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Segmental Phonology in Optimality Theory (review)

From: Language
Volume 79, Number 4, December 2003
pp. 811-812 | 10.1353/lan.2003.0259

In lieu of an abstract, here is a brief excerpt of the content:

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Segmental phonology in optimality theory. Ed. by Linda Lombardi. Cambridge: Cambridge University Press, 2001. Pp. 300. ISBN 0521790573. $65 (Hb).

This is the first collection of a comprehensive body of research articles in which the constraint-based framework of optimality theory (OT) begins to ‘attack the rich range of phenomena found in segmental alternations’ (jacket inset). It contains an introduction and three sections. Section 1 is ‘The content of representations’. The question Linda Lombardi poses in ‘Why place and voice are different’ addresses a ‘too-many-solutions’ problem in OT: why coda [voice] markedness undergoes neutralization (pigpik) but not epenthesis or deletion (*pigi, *pi) while coda place markedness does undergo epenthesis and deletion, in addition to debuccalization. The analysis pivots on the fact that [voice] is privative, hence its deletion from a segment is optimal, while place specification is inescapable. One of the repairs to place markedness rests on the proposal that pharyngeal is least marked, a characterization framed, crosslinguistically, more in terms of alternations than inventories. Cheryl Zoll’s article, ‘Constraints and representations in subsegmental phonology’, unifies the treatment of ‘floating features’ (e.g. Inor palatalization, which ‘docks’ on the rightmost noncoronal) and latent segments (e.g. the vowel in Yawelmani -m(i) which shows up only with consonant-final stems) through the suggestion that the two differ only in the relative ranking of Dep(Root) (the cost associated with introducing an independent segment) and constraints on syllabification, alignment, and feature-cooccurrence. Robert Kirchner, in ‘Phonological contrast and articulatory effort’, introduces the notion of minimization of effort (articulatory displacement, constriction) in the explanation of various seemingly unrelated lenition processes (spirantization, flapping, elision, [de]voicing) in Tümpisa Shoshone. His representational upheaval admits the full range of nondiscrete phonetic detail into phonological representations, with contrast preservation dictating binarity and effort costs imposing additional demands on the articulatory trajectory. The strict locality hypothesis is raised by Máire NíChiosáin and Jaye Padgett in ‘Markedness, segment realization, and spreading’, where they discuss the effects of Turkish vowel harmony on putatively transparent intervening consonants. An architectural revision is proposed: Gen does not produce structures in which segments are skipped in a spreading domain.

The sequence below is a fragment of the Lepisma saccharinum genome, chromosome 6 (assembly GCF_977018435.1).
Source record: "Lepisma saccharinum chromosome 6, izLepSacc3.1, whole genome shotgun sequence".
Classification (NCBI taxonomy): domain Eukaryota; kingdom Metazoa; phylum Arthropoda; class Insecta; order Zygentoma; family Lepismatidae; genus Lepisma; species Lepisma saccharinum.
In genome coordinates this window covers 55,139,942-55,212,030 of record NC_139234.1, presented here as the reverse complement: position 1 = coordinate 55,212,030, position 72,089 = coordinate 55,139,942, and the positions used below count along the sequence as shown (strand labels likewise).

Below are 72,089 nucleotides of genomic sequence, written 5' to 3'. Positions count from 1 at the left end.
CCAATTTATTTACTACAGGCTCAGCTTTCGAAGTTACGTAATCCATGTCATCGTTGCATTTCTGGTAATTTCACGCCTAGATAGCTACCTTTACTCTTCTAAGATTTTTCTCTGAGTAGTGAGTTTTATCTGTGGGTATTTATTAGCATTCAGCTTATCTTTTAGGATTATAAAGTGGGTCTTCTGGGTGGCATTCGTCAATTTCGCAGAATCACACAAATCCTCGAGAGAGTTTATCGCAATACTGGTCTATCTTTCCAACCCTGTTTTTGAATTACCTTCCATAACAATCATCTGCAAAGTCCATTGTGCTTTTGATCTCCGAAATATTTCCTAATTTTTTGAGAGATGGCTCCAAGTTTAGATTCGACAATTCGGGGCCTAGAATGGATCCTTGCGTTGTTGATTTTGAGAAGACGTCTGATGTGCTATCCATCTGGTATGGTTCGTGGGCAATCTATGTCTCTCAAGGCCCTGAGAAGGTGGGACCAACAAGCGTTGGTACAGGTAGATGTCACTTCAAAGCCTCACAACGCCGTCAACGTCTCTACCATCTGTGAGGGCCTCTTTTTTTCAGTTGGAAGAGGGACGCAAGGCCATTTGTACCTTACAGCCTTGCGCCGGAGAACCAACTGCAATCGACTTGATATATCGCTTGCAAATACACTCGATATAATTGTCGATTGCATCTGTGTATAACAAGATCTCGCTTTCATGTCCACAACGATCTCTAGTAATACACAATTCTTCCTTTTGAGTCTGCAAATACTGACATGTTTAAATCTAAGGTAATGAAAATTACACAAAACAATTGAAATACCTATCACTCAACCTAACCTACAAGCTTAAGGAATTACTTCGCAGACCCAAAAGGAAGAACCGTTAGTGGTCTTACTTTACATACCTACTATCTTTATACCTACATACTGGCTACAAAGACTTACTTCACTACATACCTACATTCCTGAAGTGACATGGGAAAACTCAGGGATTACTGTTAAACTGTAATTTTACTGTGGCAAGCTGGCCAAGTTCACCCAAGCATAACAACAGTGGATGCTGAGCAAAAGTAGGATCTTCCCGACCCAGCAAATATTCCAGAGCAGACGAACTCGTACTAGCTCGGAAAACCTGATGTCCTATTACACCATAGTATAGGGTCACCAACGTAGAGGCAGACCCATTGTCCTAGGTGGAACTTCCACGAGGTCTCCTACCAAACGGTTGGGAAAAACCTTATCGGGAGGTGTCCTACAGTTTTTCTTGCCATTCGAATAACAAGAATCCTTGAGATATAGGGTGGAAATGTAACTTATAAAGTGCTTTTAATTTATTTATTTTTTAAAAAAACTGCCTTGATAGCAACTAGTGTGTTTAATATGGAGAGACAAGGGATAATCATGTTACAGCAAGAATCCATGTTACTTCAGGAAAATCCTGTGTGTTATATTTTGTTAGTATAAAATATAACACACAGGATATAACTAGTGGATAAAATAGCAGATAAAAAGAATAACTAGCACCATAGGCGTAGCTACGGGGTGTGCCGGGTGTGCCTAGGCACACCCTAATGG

Section 2 is ‘The content of constraints’. ‘Austronesian nasal substitution’, by Joe Pater, addresses the formation of nasal-obstruent clusters in Indonesian, resolved by fusion in the case of voiceless obstruents; and in Muna, where similar clusters are variably resolved by deletion of either the nasal, obstruent, or the entire um- affix. The analysis has reasonable ingredients (aimed to replace Pater’s earlier *NC treatment): prosodic edge alignment, identity of the feature pharyngeal expansion (which groups nasals and voiceless obstruents to the exclusion of voiced obstruents), and a ban on multiple labials. [End Page 811] However, evaluation inconsistencies (Max in 16 vs. 17), unexplained symbols (‘M’ in 2), and erroneous tableaux (fatal violations in 4’s winner) may detract readers from being effectively convinced. Chip Gerfen offers ‘A critical view of licensing-by-cue’ through an investigation of s-licensing in Andalusian Spanish. He argues that the distribution of [s] must be stated in terms of syllabic constituency as it is not always perceptually cued by adjacent vowel transitions, particularly in forms such as abs.trak.to. While Gerfen’s own analysis is rather abbreviated, the phonetic data (e.g. the durational behavior of [s.l] and [t.l]) amply support the intuition that ‘coda’ is relevant to the distributional generalization. Moira Yip discusses the identity requirements alliterate (e.g. li-lom) and rhyme (e.g. bui-lui) in ‘Segmental unmarkedness versus input preservation’, focusing on a fascinating range of data from Chinese languages. Whether or not the constraints, in particular the prosodically and segmentally faithful structrhyme and featrhyme, are intended to replace standard base-reduplicant faithfulness remains an intriguing question.

Section 3 is ‘Approaches to opacity’. ‘Local conjunction and extending sympathy theory’ is Haruka Fukazawa’s discussion of stop and affricate dissimilation before homorganic stops and affricate in Yucatec Maya. The change of [t.t] to [h.t] is argued to go...